Another type of flavonoid, called anthocyanins, was associated with a 24% reduced risk of cognitive decline. This is found in darker fruits such as cherries, blueberries and blackberries.

Twice during the study, participants also assessed their own cognitive abilities, answering questions such as, “Do you have more trouble than usual remembering recent events?” and “Do you have more trouble than usual remembering a short list of items?”

Researchers said these types of questions can catch early memory problems, at the point that a person notices them and before they can be detected on a screening test.

Exactly why these foods might make a difference in brain health remains an open research question, said Dr. Darren Gitelman, a neurologist and senior medical director for the Advocate Memory Center in Chicago. Gitelman was not involved in the study.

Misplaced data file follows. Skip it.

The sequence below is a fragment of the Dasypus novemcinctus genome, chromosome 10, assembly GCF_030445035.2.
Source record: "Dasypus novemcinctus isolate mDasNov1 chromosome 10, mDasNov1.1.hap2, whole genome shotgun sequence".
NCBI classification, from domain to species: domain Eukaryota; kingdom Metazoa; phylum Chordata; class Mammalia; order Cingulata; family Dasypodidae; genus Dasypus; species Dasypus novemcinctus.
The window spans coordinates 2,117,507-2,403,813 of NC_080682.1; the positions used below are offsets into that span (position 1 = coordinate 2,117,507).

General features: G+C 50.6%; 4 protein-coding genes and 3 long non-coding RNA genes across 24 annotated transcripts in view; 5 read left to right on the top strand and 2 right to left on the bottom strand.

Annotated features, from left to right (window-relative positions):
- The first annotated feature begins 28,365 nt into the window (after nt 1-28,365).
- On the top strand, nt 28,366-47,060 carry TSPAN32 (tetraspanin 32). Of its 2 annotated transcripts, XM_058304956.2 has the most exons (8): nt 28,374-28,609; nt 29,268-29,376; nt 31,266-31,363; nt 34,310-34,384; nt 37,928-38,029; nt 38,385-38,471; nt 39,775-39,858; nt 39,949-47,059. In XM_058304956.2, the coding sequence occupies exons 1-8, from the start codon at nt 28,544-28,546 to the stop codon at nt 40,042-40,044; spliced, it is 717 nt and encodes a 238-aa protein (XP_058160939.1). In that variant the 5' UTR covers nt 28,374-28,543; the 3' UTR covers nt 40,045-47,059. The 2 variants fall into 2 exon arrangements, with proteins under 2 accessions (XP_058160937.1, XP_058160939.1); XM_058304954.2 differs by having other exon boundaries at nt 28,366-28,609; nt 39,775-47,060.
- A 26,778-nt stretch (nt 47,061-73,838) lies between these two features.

Some theories suggest antioxidant foods reduce amyloid deposition, which is a factor in the start of Alzheimer’s disease, or neuroinflammation.

“There are a lot of hypothesized effects on the neuronal environment that may be beneficial with these foods,” Gitelman said. “I will say it’s also possible, and it’s not mentioned, that it may be that if you eat these foods, you may generally have a healthier approach to diet and to your physical being than if you don’t eat these foods.”

Yeh said a colorful diet rich in flavonoids is a good bet for promoting long-term brain health — and that it’s never too late to start. Even study participants who began eating more flavonoids later saw benefits.

A healthy lifestyle is important for overall health and for brain health, Yeh said. “And the combination of diet and exercise appears to offer a more comprehensive benefit than either one of them alone,” she noted.